However, the hate of traditional values that many millennials now embrace goes beyond social-political explanations, given the degree of self-loathing that they have been affectively conditioned to accept through phantom guilt. The result of this is affectation and social-political fantasy theater.
We can identify several causes of the nihilistic privation of existential gravitas. One of these is self-flagellation brought about by imaginary guilt. At the core of the banal worldview of millennials, we find a profound inability to understand, much less abide by, the many unsavorily contingencies that inform human existence. Marxism and its many variants readily exploit this form of infantilism.
One reason for this is that millennials have inherited a world that is ready-made. The abundance of material goods, services and comfort, coupled with a lack of privation that millennials enjoy, has created the false security that the world and human reality have always been like the status quo. Nothing could be further from the truth. Yet, in social-political theater, appearance always tramples reality.
Minimalism and the Structure of Reality
One can liken the sense for life of generations dating back to baby boomers to the stoic embrace of realism. Much like realism in art, previous generations, including baby boomers, tried to convey a coherent structure to human existence that anchored belief and convictions in a mature sense of possibility and limitation. This was the practical attitude that defined the psyche of people up to the baby boomers—especially the earlier part of that generation. This is chiefly notable regarding existential concerns.
Part of the reason for this is that those generations had a set of values that served as the litmus test for any situation. Some of these values included prudence, sacrifice and respect for human contingency. In other words, these people did not find it necessary to overpower or coerce human reality into complying with their private passions, likes and dislikes. The failure to embrace human reality, warts and all, had serious consequences.
On the other hand, staying with the metaphor of art, millennials can be compared to abstract impressionism in the twentieth century. The choreographed spontaneity of abstract impressionism reminds us of the affected and irresponsible impulse of millennials, who mimic the “let-us-live-for-the-moment” and “drink-and-be-merry” values of former hedonists.
The problem of practicing thinly veiled affectation is that this mind-set is not content to remain private and subjective; it selfishly protects itself by attacking objective values. It projects its hollow worldview onto the world with force and aggression. The forms of affectation that millennials have been conditioned to embrace demand that all aspects of human existence become politicized for an imaginary utopian end.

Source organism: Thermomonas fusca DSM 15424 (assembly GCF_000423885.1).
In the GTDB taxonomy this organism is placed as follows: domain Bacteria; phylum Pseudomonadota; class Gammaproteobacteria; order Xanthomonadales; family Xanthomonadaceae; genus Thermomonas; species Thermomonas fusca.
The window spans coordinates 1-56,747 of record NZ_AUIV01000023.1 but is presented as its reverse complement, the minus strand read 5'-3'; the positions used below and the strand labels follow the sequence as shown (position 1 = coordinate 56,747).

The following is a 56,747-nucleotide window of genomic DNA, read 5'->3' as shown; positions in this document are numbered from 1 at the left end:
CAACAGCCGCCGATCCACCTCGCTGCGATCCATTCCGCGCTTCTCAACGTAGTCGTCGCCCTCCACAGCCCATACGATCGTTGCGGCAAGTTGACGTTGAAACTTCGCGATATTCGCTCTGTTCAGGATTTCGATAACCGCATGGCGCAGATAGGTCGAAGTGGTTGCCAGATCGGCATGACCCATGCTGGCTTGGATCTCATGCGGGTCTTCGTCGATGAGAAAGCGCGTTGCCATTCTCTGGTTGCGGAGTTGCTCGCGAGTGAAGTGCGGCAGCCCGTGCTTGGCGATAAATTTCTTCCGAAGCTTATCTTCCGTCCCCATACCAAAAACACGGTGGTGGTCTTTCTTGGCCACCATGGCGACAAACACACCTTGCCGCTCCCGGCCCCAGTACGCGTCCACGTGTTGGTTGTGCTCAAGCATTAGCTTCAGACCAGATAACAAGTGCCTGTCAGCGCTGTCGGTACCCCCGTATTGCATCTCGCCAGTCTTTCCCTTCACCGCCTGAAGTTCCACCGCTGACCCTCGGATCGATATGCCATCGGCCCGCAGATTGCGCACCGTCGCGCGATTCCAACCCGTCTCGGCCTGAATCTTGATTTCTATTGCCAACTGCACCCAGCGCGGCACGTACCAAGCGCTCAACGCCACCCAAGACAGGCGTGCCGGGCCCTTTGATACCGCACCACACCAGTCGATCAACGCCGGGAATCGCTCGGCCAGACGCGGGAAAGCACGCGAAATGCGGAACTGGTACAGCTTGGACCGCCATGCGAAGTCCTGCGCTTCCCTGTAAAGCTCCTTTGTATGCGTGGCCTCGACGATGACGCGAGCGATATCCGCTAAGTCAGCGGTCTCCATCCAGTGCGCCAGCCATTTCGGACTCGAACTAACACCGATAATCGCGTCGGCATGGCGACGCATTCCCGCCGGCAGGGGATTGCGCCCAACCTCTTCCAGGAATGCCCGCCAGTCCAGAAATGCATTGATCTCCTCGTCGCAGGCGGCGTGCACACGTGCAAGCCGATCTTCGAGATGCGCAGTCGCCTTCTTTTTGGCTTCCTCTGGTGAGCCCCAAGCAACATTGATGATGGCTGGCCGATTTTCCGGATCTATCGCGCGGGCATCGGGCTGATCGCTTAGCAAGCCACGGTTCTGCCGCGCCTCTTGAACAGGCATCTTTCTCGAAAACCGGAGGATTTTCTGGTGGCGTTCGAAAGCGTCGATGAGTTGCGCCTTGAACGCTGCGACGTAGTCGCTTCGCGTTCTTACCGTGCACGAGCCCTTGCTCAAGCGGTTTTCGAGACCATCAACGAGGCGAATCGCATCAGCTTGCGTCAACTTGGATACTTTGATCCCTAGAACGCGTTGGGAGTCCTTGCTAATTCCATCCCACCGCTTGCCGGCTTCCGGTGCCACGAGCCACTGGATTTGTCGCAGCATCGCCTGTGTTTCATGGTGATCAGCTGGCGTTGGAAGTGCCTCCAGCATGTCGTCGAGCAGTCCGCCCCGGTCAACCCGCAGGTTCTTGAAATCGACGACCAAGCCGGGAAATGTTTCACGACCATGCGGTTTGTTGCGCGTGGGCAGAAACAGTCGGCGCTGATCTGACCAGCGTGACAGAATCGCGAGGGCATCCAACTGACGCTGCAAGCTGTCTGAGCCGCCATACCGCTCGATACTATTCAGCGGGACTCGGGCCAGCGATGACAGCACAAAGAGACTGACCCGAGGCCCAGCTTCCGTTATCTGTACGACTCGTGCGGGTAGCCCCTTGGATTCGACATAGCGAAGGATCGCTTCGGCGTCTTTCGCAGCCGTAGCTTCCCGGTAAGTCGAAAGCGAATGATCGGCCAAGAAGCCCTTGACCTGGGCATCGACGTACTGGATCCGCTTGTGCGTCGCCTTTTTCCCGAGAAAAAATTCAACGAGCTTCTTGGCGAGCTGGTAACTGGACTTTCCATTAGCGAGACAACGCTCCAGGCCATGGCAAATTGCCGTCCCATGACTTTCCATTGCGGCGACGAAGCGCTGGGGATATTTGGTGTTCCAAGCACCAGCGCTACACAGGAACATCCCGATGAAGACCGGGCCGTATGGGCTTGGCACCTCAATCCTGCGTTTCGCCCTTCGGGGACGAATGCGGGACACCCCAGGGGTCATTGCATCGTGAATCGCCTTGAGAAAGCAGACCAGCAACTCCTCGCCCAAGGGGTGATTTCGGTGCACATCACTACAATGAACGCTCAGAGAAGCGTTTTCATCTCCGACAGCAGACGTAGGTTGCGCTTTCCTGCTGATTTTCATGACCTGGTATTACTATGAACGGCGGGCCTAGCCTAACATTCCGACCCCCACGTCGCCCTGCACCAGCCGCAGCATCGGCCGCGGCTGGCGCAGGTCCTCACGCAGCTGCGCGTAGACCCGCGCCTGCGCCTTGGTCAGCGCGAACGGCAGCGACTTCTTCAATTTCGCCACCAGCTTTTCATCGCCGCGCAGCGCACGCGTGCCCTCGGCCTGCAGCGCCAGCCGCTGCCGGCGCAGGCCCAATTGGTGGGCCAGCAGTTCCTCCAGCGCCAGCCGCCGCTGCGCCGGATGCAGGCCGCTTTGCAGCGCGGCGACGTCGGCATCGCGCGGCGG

Of course, all the blame cannot be placed on millennials. The paradox of making life easier, “more livable,” as people used to say, has in fact made it so that younger generations have been shielded from the natural resistance that human reality demands from human life. Millennials have elevated the dictum that “familiarity breeds contempt” to a new level.
Generation X, Millennials (Gen. Y), and Generation Z as the synthesis of Comte’s Law of Three Stages.
Today we pay a lot of attention to financial markets and indicators that try to justify the fantasy world of video games players. There is a name for these people: gamers. Somehow, naming this anti-cultural and illiteracy-fueling phenomenon legitimizes this post-modern form of retarded development and infantilism.
In 2016, the video game industry generated 101 billion in revenue. This is a staggering number, but perhaps not as important as the following financial indicators:
- Video game players not only play, but enjoy watching others play.
- In 2016, video game players spent 43 billion hours playing the top three video games. This made up 74% of all games.
- Not only do people play video games on consoles at home, but 62% also play on mobile devices.
- 67% of people who play video games do so to be social.
- As of 2016, the average age of video game players was 31 years of age.
The most perilous implication of these statistics is that in order to understand them one must be removed from the phenomenon that one is studying. While the statistics are abundant and glaring, regarding the additive and culturally/socially-numbing nature of video games, the corrosive impact of these statistics is manifested daily in all facets of life today.
This brings me to August Comte’s Law of Three Stages of societal development. Comte argues that societies go through three stages of development: Theological, metaphysical and positive. The last of these is what post-modernism has ushered in.